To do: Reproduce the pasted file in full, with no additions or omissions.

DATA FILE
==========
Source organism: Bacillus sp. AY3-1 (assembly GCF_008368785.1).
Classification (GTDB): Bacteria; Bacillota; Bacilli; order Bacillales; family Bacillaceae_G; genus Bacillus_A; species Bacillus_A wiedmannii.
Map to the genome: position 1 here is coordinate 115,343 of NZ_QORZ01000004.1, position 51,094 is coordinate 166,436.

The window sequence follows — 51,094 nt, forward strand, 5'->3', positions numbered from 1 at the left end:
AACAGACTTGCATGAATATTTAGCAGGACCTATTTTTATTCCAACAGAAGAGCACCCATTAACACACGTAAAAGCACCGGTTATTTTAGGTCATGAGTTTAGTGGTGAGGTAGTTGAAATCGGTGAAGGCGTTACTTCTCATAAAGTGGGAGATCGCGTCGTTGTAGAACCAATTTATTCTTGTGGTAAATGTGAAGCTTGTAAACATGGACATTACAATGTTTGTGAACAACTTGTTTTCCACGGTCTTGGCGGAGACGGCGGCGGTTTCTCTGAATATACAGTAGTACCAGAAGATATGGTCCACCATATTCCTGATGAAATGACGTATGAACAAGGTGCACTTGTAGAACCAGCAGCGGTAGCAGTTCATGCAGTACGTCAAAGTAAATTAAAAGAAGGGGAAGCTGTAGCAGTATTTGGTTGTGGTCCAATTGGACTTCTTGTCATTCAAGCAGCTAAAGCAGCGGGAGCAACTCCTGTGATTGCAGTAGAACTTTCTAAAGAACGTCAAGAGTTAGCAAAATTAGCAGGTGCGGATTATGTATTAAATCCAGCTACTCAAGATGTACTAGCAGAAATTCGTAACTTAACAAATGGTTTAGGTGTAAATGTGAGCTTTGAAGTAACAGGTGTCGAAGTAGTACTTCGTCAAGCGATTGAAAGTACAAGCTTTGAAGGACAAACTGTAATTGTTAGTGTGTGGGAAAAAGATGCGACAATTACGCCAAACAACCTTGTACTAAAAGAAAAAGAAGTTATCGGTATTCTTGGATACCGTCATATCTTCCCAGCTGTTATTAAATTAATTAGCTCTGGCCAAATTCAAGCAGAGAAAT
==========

Source organism: Bacillus sp. AY3-1 (assembly GCF_008368785.1).
Classification (GTDB): Bacteria; Bacillota; Bacilli; order Bacillales; family Bacillaceae_G; genus Bacillus_A; species Bacillus_A wiedmannii.
Map to the genome: position 1 here is coordinate 115,343 of NZ_QORZ01000004.1, position 51,094 is coordinate 166,436.

The window sequence follows — 51,094 nt, forward strand, 5'->3', positions numbered from 1 at the left end:
AACAGACTTGCATGAATATTTAGCAGGACCTATTTTTATTCCAACAGAAGAGCACCCATTAACACACGTAAAAGCACCGGTTATTTTAGGTCATGAGTTTAGTGGTGAGGTAGTTGAAATCGGTGAAGGCGTTACTTCTCATAAAGTGGGAGATCGCGTCGTTGTAGAACCAATTTATTCTTGTGGTAAATGTGAAGCTTGTAAACATGGACATTACAATGTTTGTGAACAACTTGTTTTCCACGGTCTTGGCGGAGACGGCGGCGGTTTCTCTGAATATACAGTAGTACCAGAAGATATGGTCCACCATATTCCTGATGAAATGACGTATGAACAAGGTGCACTTGTAGAACCAGCAGCGGTAGCAGTTCATGCAGTACGTCAAAGTAAATTAAAAGAAGGGGAAGCTGTAGCAGTATTTGGTTGTGGTCCAATTGGACTTCTTGTCATTCAAGCAGCTAAAGCAGCGGGAGCAACTCCTGTGATTGCAGTAGAACTTTCTAAAGAACGTCAAGAGTTAGCAAAATTAGCAGGTGCGGATTATGTATTAAATCCAGCTACTCAAGATGTACTAGCAGAAATTCGTAACTTAACAAATGGTTTAGGTGTAAATGTGAGCTTTGAAGTAACAGGTGTCGAAGTAGTACTTCGTCAAGCGATTGAAAGTACAAGCTTTGAAGGACAAACTGTAATTGTTAGTGTGTGGGAAAAAGATGCGACAATTACGCCAAACAACCTTGTACTAAAAGAAAAAGAAGTTATCGGTATTCTTGGATACCGTCATATCTTCCCAGCTGTTATTAAATTAATTAGCTCTGGCCAAATTCAAGCAGAGAAAT